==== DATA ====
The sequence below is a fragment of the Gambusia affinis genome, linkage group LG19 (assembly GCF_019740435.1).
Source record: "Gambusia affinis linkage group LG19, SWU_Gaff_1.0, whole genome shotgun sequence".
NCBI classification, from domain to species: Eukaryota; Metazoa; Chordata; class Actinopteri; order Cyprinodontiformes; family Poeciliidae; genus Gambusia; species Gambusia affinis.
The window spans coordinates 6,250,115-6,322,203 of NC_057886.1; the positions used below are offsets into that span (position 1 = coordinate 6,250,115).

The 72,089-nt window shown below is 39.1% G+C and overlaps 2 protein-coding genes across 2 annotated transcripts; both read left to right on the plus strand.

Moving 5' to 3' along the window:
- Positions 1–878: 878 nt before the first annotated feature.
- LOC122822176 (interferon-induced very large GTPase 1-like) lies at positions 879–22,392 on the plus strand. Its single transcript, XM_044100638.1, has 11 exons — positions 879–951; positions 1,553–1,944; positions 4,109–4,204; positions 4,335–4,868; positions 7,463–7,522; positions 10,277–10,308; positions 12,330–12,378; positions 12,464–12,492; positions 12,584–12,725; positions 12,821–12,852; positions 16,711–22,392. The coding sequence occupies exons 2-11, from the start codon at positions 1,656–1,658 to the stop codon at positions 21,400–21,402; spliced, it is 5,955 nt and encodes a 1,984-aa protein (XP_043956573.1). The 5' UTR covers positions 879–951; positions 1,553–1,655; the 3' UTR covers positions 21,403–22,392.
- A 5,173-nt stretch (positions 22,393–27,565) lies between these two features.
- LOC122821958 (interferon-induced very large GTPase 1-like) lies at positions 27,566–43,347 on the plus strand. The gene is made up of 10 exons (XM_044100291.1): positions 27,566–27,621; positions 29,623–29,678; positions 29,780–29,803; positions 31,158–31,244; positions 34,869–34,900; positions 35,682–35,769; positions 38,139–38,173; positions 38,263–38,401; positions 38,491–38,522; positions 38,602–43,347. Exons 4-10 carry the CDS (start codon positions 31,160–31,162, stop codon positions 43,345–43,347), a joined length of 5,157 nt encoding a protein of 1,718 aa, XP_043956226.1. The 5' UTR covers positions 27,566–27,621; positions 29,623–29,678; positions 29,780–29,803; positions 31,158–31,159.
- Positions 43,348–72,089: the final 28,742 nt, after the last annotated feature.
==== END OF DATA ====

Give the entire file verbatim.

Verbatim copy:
The sequence below is a fragment of the Gambusia affinis genome, linkage group LG19 (assembly GCF_019740435.1).
Source record: "Gambusia affinis linkage group LG19, SWU_Gaff_1.0, whole genome shotgun sequence".
NCBI classification, from domain to species: Eukaryota; Metazoa; Chordata; class Actinopteri; order Cyprinodontiformes; family Poeciliidae; genus Gambusia; species Gambusia affinis.
The window spans coordinates 6,250,115-6,322,203 of NC_057886.1; the positions used below are offsets into that span (position 1 = coordinate 6,250,115).

The 72,089-nt window shown below is 39.1% G+C and overlaps 2 protein-coding genes across 2 annotated transcripts; both read left to right on the plus strand.

Moving 5' to 3' along the window:
- Positions 1–878: 878 nt before the first annotated feature.
- LOC122822176 (interferon-induced very large GTPase 1-like) lies at positions 879–22,392 on the plus strand. Its single transcript, XM_044100638.1, has 11 exons — positions 879–951; positions 1,553–1,944; positions 4,109–4,204; positions 4,335–4,868; positions 7,463–7,522; positions 10,277–10,308; positions 12,330–12,378; positions 12,464–12,492; positions 12,584–12,725; positions 12,821–12,852; positions 16,711–22,392. The coding sequence occupies exons 2-11, from the start codon at positions 1,656–1,658 to the stop codon at positions 21,400–21,402; spliced, it is 5,955 nt and encodes a 1,984-aa protein (XP_043956573.1). The 5' UTR covers positions 879–951; positions 1,553–1,655; the 3' UTR covers positions 21,403–22,392.
- A 5,173-nt stretch (positions 22,393–27,565) lies between these two features.
- LOC122821958 (interferon-induced very large GTPase 1-like) lies at positions 27,566–43,347 on the plus strand. The gene is made up of 10 exons (XM_044100291.1): positions 27,566–27,621; positions 29,623–29,678; positions 29,780–29,803; positions 31,158–31,244; positions 34,869–34,900; positions 35,682–35,769; positions 38,139–38,173; positions 38,263–38,401; positions 38,491–38,522; positions 38,602–43,347. Exons 4-10 carry the CDS (start codon positions 31,160–31,162, stop codon positions 43,345–43,347), a joined length of 5,157 nt encoding a protein of 1,718 aa, XP_043956226.1. The 5' UTR covers positions 27,566–27,621; positions 29,623–29,678; positions 29,780–29,803; positions 31,158–31,159.
- Positions 43,348–72,089: the final 28,742 nt, after the last annotated feature.